Abwiviet Thomai

If I start running, I might get lucky.


Age: 22
Height: 5’10"
Weight: 121 lb.
Alignment: Chaotic Neutral

’You’re so lucky!’

That phrase, it’s like the constant chorus of my life. Way back from when my mother and I dodged bands of marauders and monsters in the Sands of Illestrium to this very day when I run for my life, I’ve been told how so very, very lucky I am.

Let me tell you about my luck.

It began when I was born and came out a half-elf and a bastard. I guess it was my ‘luck’ that made my mother a member of an accepting human culture instead of my father’s band of elven wildlings. Of course, that didn’t mean it was easy. My mother, a young woman, so naive, so full of dreams where she is with her elven husband and son, had a hard time keeping us fed. It got to the point, around when I was 5, that she had to sell what little we had and join a travelling merchant caravan as servants.

It was in the desert, so far from civilization, that people started seeing me as lucky. Specifically, they saw me as a sort of ‘good luck charm.’ At first, I think, it started as a sort of joke; they apparently got more business after my mother and I joined the group. It was just a way of cheering up a lonely child who had no other worth but his mother’s love.

Then came the sandstorm. We had seen it from afar and prepared for it, as we always did. This time, however, I had mistakenly gotten into a cart without my mother. I was only 8 and so was intensly worried. I was told that the storm would pass soon, though, so I would have to wait. I tried to hold back sobs and nodded. They spoke the truth, I knew. All of this would be over soon.

I didn’t notice the unusual rumbling until the adults started to mutter about it. I panicked and jumped out of the wagon to find my mother. This was a mistake, of course; no sooner had a ran a couple feet did I notice the stampede of ashworms heading our way. Without much thinking, I ran towards a nearby rock jutting out of the sand. With the sand tearing at my skin, I dived under the rock and curled into a ball. Soon several others, who had apparently come out to look for me, joined me under the rock. There we stayed until the storm and the herd had passed, which turned out to be a couple of hours. Covered in sand and blood, we stumbled out into the harsh sunlight.

We were the only survivors. The ashworms, spooked by the sandstorm, tore through the wagons and killed everyone in them. Among the survivors were my mother, another servant, and the caravan leader, a human by the name of Taren. We burned the bodies and prayed for the dead. There was nothing more we could do.

Taren, despite having lost everything, was relieved. He attributed his survival, and the survival of the other two, to me foolishly running into a sandstorm to find my mommy. My luck, then, became very well established.

Though he didn’t have much, if any, wealth left after that disaster, Taren still had his wits as a merchant. The four of us headed to the closest settlement and he immidiately set up shop. He eventually married my mother and the other servant became something of a business partner. I never knew if my mother married him out of convenience or if she genuinely loved him, but it didn’t matter. He was taking away my mother, he wasn’t my father, he always called me lucky, and I didn’t like him. I tolerated him for years, but each day grew harder.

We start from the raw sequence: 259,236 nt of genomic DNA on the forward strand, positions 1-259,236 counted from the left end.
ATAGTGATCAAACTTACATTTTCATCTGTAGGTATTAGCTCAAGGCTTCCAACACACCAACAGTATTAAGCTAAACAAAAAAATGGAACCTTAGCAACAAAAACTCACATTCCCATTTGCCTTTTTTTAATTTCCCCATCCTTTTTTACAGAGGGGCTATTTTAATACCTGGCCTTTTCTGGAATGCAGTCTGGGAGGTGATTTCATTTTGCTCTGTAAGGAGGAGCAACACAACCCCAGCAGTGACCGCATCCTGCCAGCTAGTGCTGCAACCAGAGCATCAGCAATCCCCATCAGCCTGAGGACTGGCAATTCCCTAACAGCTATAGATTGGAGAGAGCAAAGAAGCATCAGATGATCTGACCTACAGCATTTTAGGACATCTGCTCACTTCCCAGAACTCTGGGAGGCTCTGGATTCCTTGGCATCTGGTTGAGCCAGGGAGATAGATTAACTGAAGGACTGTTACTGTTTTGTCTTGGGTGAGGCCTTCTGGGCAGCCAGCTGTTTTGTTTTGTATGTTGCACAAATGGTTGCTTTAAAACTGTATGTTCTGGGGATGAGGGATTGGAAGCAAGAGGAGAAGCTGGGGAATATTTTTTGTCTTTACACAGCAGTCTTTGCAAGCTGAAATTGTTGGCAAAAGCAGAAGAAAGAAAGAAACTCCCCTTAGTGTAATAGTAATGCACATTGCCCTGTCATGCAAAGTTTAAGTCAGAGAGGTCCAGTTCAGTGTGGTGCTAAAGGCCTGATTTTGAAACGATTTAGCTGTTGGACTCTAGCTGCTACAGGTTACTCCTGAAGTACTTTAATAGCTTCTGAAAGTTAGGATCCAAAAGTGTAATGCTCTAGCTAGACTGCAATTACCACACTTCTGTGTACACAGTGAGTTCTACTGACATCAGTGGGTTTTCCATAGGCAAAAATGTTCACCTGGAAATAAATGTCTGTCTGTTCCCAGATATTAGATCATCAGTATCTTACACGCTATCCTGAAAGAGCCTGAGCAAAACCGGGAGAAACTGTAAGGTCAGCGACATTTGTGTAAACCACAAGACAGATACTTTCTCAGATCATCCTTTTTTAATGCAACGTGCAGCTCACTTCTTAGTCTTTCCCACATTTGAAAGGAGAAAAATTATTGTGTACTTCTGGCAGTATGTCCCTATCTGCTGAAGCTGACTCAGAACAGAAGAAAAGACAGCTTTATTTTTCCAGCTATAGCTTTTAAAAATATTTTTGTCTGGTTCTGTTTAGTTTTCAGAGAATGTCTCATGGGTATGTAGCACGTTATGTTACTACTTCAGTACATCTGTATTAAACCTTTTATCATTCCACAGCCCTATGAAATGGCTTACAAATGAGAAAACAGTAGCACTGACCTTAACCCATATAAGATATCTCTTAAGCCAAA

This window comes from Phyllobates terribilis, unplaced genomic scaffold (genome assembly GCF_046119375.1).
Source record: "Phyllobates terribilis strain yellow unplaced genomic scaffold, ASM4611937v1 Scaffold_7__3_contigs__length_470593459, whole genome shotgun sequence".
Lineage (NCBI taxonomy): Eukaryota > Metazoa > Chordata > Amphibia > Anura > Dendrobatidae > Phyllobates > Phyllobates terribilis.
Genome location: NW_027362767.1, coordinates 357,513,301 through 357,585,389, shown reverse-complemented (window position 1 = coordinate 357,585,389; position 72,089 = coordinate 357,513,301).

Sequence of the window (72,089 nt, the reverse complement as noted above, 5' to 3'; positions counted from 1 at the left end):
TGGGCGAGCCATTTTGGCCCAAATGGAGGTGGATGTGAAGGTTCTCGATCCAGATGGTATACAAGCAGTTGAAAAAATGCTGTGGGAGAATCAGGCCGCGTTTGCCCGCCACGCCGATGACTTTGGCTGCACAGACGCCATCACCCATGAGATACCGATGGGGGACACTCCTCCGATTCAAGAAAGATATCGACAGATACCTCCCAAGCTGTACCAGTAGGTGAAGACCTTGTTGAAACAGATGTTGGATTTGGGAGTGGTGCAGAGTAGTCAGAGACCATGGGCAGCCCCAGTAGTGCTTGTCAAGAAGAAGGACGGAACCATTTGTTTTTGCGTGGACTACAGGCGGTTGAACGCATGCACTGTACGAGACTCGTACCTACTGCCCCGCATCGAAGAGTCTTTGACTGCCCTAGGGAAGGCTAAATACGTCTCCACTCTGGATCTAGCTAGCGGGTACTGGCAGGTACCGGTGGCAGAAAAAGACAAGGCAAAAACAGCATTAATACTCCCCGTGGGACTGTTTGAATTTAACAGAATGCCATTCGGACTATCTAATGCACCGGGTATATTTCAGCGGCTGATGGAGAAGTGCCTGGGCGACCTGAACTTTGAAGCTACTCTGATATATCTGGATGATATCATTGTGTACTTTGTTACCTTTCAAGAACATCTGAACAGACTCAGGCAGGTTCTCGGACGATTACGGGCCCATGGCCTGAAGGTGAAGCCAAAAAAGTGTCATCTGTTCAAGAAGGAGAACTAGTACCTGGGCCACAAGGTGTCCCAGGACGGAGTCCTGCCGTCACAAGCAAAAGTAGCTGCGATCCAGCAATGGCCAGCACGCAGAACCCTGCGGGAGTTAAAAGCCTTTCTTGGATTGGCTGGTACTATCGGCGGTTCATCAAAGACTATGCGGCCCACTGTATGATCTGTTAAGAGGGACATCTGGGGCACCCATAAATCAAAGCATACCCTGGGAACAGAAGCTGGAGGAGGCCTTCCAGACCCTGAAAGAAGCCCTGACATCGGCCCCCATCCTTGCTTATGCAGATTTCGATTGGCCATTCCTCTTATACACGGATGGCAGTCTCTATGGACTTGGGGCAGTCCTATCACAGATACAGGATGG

When I was 15, he made the mistake of taking us to the City of Etaynnon. There, I found my chance to escape. They didn’t notice when I disappeared into the busy market streets and when they did it was too late. I had already left their world.

The next couple years of my life were survived day by day. I slept in a new place every night, ate whatever food came to me; any gold I lucked upon (sometimes through less reputable means) was quickly lost, whether through necessary expenses or shameless gambling. That’s not to say I didn’t have good times. I’ve had fine drink, beautiful women, and bloody good fun over the years. Nothing I would consider ‘lucky,’ though.

At some point, and I’ve never been too sure why, I decided to start searching for my father. Maybe I wanted to know more about my roots, maybe I wanted to give some meaning to my life, I don’t know. Whatever the reason, I started looking for a man named Talian where ever I went. Apparently, he was a bit of an adventurer, as well as a bounty hunter. That’s about all I could get. I couldn’t get any sort of location, or even if he was still alive. Still, among all of my debauchery I searched. Came to the point where I was willing to do some dirty deeds for more shady sources. Sometimes, of course, those sort of things wouldn’t turn out the way I wanted them to, like in the case of the Armalli group, and, well, you can guess they generally turned out.

That’s where I sit today. On the run from a group of drug traffickers in a port city I don’t even know the name of with nothing but my wits and my ‘luck’ to help me through. Business as usual, I suppose. ‘At least the Armalli’s have lost your scent, that’s lucky’ some might say. That’s a fair point, I guess. I heard there’s a celebration of some kind on a ship in harbor. Lots of rich people, tons of security; easy way to get lost pretty quickly. I’m sure I’ll find a way on.

I always do.

Abwiviet Thomai

In The Midst of Black Seas Zicks asano_man